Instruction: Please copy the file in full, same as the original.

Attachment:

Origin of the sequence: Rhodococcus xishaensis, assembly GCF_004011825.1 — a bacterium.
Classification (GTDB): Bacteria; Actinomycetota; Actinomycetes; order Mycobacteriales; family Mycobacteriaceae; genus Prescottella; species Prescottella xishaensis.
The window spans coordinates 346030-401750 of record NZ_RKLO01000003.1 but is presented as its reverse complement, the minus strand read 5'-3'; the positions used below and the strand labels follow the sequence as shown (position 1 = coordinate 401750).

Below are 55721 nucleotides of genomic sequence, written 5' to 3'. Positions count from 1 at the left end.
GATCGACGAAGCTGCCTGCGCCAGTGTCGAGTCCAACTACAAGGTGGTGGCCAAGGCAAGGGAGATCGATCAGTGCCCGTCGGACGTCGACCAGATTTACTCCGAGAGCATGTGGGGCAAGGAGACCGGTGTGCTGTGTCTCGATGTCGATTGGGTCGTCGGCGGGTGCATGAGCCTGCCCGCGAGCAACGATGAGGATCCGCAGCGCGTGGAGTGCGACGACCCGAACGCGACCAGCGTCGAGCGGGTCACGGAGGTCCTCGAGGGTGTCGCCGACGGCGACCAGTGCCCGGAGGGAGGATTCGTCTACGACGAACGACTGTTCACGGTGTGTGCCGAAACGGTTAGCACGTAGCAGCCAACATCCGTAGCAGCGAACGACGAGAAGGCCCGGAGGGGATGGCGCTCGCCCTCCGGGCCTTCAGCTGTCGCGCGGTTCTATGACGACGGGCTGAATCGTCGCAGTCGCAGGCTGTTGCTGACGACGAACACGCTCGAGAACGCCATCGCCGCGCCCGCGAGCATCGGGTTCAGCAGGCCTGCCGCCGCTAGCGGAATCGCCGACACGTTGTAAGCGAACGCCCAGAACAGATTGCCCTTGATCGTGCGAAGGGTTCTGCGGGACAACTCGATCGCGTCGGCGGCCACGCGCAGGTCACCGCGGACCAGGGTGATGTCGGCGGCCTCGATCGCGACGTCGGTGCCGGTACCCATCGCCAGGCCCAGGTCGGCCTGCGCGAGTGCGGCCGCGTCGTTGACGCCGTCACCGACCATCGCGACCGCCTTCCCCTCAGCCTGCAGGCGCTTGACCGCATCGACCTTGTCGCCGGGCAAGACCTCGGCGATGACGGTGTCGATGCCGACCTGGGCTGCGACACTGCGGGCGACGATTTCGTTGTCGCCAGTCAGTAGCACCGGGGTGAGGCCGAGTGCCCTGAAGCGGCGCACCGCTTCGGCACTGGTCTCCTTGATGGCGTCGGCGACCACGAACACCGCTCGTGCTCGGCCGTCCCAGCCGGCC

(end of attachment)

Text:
Origin of the sequence: Rhodococcus xishaensis, assembly GCF_004011825.1 — a bacterium.
Classification (GTDB): Bacteria; Actinomycetota; Actinomycetes; order Mycobacteriales; family Mycobacteriaceae; genus Prescottella; species Prescottella xishaensis.
The window spans coordinates 346030-401750 of record NZ_RKLO01000003.1 but is presented as its reverse complement, the minus strand read 5'-3'; the positions used below and the strand labels follow the sequence as shown (position 1 = coordinate 401750).

Below are 55721 nucleotides of genomic sequence, written 5' to 3'. Positions count from 1 at the left end.
GATCGACGAAGCTGCCTGCGCCAGTGTCGAGTCCAACTACAAGGTGGTGGCCAAGGCAAGGGAGATCGATCAGTGCCCGTCGGACGTCGACCAGATTTACTCCGAGAGCATGTGGGGCAAGGAGACCGGTGTGCTGTGTCTCGATGTCGATTGGGTCGTCGGCGGGTGCATGAGCCTGCCCGCGAGCAACGATGAGGATCCGCAGCGCGTGGAGTGCGACGACCCGAACGCGACCAGCGTCGAGCGGGTCACGGAGGTCCTCGAGGGTGTCGCCGACGGCGACCAGTGCCCGGAGGGAGGATTCGTCTACGACGAACGACTGTTCACGGTGTGTGCCGAAACGGTTAGCACGTAGCAGCCAACATCCGTAGCAGCGAACGACGAGAAGGCCCGGAGGGGATGGCGCTCGCCCTCCGGGCCTTCAGCTGTCGCGCGGTTCTATGACGACGGGCTGAATCGTCGCAGTCGCAGGCTGTTGCTGACGACGAACACGCTCGAGAACGCCATCGCCGCGCCCGCGAGCATCGGGTTCAGCAGGCCTGCCGCCGCTAGCGGAATCGCCGACACGTTGTAAGCGAACGCCCAGAACAGATTGCCCTTGATCGTGCGAAGGGTTCTGCGGGACAACTCGATCGCGTCGGCGGCCACGCGCAGGTCACCGCGGACCAGGGTGATGTCGGCGGCCTCGATCGCGACGTCGGTGCCGGTACCCATCGCCAGGCCCAGGTCGGCCTGCGCGAGTGCGGCCGCGTCGTTGACGCCGTCACCGACCATCGCGACCGCCTTCCCCTCAGCCTGCAGGCGCTTGACCGCATCGACCTTGTCGCCGGGCAAGACCTCGGCGATGACGGTGTCGATGCCGACCTGGGCTGCGACACTGCGGGCGACGATTTCGTTGTCGCCAGTCAGTAGCACCGGGGTGAGGCCGAGTGCCCTGAAGCGGCGCACCGCTTCGGCACTGGTCTCCTTGATGGCGTCGGCGACCACGAACACCGCTCGTGCTCGGCCGTCCCAGCCGGCC